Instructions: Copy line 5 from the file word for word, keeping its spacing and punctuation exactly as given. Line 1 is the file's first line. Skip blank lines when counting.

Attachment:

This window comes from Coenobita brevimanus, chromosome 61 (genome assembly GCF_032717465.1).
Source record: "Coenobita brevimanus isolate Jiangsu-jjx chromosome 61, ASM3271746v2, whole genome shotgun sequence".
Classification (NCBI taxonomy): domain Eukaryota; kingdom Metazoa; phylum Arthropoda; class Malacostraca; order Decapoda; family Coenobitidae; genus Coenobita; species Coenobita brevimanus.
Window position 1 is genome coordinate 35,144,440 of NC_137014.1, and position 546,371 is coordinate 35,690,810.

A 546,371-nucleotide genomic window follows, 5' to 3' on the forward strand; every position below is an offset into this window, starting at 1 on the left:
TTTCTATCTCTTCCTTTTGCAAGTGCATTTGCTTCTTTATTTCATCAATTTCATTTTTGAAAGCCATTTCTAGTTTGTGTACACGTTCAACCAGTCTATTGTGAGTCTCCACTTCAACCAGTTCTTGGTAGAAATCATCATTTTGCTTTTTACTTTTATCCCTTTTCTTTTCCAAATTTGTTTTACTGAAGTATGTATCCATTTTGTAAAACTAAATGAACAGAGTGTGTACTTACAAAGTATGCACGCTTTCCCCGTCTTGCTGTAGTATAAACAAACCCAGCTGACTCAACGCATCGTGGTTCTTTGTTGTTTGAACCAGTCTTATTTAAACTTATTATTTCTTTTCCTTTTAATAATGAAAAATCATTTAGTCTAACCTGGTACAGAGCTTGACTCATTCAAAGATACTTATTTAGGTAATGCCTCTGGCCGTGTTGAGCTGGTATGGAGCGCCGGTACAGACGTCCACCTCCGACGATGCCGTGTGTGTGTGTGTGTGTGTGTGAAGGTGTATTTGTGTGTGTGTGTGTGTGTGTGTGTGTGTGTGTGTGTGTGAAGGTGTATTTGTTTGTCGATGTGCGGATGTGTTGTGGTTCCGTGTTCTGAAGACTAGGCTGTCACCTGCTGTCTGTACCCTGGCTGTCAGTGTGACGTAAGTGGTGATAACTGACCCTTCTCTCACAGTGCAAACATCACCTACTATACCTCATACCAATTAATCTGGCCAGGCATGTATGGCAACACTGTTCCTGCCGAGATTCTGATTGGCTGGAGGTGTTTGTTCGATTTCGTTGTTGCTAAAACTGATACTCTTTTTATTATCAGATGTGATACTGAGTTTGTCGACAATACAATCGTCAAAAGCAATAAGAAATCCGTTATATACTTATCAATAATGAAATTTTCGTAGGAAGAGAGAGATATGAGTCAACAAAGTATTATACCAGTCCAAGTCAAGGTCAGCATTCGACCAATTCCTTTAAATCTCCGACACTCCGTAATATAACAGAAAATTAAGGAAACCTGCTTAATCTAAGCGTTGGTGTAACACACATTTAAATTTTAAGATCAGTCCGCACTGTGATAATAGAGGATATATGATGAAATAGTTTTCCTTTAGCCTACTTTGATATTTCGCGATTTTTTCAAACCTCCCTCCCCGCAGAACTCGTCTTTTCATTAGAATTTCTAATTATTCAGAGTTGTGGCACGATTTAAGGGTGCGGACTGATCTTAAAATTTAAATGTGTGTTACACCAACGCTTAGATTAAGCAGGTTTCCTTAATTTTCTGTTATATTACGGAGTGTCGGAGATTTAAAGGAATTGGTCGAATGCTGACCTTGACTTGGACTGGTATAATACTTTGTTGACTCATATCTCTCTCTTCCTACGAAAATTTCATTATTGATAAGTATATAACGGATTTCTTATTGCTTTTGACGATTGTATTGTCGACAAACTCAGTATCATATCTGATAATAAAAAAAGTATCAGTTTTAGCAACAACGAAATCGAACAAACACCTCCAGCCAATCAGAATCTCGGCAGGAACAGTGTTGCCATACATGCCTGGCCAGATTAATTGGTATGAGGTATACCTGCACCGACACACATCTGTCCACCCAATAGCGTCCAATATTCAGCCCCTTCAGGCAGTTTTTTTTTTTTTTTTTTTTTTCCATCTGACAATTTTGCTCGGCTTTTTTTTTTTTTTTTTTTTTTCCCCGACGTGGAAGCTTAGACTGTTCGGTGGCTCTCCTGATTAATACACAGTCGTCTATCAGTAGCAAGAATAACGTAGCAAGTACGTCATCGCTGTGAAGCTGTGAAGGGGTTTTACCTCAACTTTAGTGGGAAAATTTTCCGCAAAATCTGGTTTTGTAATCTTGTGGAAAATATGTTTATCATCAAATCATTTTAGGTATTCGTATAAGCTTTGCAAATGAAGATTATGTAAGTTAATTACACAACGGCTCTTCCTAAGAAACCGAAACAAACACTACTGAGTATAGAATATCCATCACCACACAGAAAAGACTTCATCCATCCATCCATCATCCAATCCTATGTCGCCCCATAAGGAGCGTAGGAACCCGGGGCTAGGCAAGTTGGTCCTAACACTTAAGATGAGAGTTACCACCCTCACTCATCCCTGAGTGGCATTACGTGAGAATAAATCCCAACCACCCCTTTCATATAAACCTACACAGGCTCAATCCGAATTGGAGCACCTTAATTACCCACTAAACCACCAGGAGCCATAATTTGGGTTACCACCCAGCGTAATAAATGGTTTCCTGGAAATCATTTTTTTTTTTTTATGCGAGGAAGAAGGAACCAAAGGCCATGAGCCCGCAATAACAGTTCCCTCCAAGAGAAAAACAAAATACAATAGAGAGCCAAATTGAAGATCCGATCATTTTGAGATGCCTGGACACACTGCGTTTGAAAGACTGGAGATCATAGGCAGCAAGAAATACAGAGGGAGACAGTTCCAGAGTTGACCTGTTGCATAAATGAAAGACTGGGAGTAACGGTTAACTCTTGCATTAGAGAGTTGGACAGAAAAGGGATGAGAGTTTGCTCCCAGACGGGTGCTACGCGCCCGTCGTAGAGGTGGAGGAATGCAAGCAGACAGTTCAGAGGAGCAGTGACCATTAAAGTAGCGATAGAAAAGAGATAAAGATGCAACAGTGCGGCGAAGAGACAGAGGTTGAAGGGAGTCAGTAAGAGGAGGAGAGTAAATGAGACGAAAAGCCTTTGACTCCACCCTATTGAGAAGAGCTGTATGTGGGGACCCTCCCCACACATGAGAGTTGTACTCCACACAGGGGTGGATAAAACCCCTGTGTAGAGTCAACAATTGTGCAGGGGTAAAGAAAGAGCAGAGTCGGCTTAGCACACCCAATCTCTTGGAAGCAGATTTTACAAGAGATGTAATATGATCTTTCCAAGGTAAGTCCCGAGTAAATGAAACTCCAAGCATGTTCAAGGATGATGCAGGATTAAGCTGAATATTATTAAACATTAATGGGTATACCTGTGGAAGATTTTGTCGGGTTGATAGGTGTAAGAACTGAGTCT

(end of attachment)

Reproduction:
A 546,371-nucleotide genomic window follows, 5' to 3' on the forward strand; every position below is an offset into this window, starting at 1 on the left: